In my opinion, Prince of Persia is hands down the most beautiful game of 2008. Technically and conceptually it’s simply jaw-dropping, and the graphics aren’t the only good thing about it.
It’s not a very long game either, but I don’t think I’ll ever finish it.
Prince of Persia: The Sands of Time is one of my favourite games of all time. It was a great reboot for the series, introducing numerous unique gameplay mechanics and executing existing ones better than any of its predecessors. It has not only stood the test of time, but also gone on to influence many games that have followed it. SoT wasn’t perfect, but as a whole package — graphics, audio, story, etc. — it was a joy to experience. Hell, it was even funny, and who expected that?
The newest Prince of Persia didn’t have to make the same impact as SoT, it just had to be better than that game’s two woeful sequels. And in some ways, it is. In fact, here are a few of its highlights:
- Once again, it looks gorgeous.
- It makes you feel like a ninja, able to gracefully navigate its various environments.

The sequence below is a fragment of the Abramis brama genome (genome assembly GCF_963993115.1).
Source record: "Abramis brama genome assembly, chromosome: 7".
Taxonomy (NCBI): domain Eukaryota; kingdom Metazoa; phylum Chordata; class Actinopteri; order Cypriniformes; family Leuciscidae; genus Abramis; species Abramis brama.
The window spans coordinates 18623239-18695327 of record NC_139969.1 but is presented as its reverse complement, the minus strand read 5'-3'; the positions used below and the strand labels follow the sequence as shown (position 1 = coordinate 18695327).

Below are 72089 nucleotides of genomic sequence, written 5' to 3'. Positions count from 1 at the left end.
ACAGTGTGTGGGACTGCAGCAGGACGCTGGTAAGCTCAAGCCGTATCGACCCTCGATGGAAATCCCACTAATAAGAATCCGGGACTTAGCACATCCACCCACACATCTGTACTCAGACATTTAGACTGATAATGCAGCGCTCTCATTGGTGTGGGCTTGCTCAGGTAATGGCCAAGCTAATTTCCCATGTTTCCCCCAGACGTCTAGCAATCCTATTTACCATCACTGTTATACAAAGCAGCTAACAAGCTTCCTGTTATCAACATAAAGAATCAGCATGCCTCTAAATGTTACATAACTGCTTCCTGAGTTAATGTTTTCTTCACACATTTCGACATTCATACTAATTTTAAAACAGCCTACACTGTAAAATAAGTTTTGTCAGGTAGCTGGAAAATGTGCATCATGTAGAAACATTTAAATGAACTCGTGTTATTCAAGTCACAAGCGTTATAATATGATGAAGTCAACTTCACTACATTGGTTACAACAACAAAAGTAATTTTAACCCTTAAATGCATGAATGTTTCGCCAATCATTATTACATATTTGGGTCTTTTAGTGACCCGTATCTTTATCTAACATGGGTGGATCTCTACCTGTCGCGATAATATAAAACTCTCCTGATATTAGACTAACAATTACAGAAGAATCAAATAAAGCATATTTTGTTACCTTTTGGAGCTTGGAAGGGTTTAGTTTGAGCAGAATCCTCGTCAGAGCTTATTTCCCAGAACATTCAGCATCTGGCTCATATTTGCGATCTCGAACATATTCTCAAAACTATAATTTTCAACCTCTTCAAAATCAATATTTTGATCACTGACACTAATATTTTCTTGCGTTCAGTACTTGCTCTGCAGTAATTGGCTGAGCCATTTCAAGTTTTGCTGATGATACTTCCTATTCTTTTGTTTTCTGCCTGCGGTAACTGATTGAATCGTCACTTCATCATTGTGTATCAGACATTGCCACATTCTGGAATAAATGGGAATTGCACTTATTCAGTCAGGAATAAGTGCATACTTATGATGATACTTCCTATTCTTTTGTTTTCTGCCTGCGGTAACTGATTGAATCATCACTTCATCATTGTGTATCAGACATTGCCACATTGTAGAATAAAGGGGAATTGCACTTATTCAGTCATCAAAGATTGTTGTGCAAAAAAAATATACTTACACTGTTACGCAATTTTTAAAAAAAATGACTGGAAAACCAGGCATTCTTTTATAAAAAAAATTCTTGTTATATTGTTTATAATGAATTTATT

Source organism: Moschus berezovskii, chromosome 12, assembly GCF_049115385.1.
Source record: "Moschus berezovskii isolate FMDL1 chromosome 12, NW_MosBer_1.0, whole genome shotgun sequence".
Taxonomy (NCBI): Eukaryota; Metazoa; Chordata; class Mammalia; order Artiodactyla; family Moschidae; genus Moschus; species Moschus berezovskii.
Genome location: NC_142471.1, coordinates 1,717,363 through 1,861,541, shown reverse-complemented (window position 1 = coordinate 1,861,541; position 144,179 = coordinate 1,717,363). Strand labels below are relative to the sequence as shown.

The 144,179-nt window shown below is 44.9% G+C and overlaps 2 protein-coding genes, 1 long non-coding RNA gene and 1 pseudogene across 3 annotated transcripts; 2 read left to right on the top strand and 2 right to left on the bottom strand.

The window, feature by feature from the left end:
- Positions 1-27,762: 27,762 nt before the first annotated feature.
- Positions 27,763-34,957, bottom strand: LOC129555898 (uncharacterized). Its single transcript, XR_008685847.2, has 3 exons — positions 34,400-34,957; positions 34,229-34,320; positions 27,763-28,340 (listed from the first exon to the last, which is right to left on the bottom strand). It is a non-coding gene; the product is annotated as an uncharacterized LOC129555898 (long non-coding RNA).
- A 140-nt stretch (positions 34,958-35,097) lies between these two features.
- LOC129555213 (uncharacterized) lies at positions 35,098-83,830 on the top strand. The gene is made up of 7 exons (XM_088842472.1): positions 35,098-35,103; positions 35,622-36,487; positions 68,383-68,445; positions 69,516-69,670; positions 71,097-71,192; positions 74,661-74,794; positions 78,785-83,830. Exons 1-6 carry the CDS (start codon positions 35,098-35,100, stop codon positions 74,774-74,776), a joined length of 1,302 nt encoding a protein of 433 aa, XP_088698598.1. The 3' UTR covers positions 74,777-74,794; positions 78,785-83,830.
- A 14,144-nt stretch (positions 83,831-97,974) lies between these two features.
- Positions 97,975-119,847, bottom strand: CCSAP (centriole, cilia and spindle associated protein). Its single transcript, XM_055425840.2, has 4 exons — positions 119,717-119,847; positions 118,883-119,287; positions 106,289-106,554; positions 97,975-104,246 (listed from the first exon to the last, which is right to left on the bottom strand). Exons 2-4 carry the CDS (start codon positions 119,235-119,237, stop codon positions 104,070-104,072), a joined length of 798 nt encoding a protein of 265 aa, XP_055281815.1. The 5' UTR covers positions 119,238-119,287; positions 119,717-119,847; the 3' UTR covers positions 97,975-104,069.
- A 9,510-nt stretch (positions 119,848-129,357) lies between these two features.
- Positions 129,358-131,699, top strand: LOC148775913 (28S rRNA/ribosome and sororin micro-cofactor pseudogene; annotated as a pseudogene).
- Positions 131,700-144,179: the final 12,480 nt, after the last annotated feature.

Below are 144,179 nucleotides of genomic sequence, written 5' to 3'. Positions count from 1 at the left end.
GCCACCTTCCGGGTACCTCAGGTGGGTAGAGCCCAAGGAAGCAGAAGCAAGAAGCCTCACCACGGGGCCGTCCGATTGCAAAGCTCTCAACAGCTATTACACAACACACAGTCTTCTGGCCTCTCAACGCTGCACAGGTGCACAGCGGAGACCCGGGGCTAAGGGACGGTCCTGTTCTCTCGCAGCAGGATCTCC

- The punishment for screwing up is minimal, resulting in a less frustrating experience that encourages exploration/experimentation.
- Elika’s guiding light-orb is optional, but when used it greatly helps to orient the player.
- Godsmack did not provide the soundtrack.
It even contains some really interesting encounters. For example, at one point Elika — the ever-present sidekick — gets kidnapped by one of the bosses. This eventually leads the player to a faceoff against numerous mirror images of his companion. Whenever he tries to approach one of the versions of Elika, it gets teleported to another part of the area. The trick to finding the right one is to, well, leap to one’s death. Throughout the game, Elika always swoops in to save the prince if his acrobatics fail him, and this is exactly what’s required to break the spell cast on her. It’s a clever puzzle based on existing mechanics that are utilized in a completely new way.
So you see, it’s not a bad game…it just could’ve handled a bunch of things better:
1). The Level Design and Progression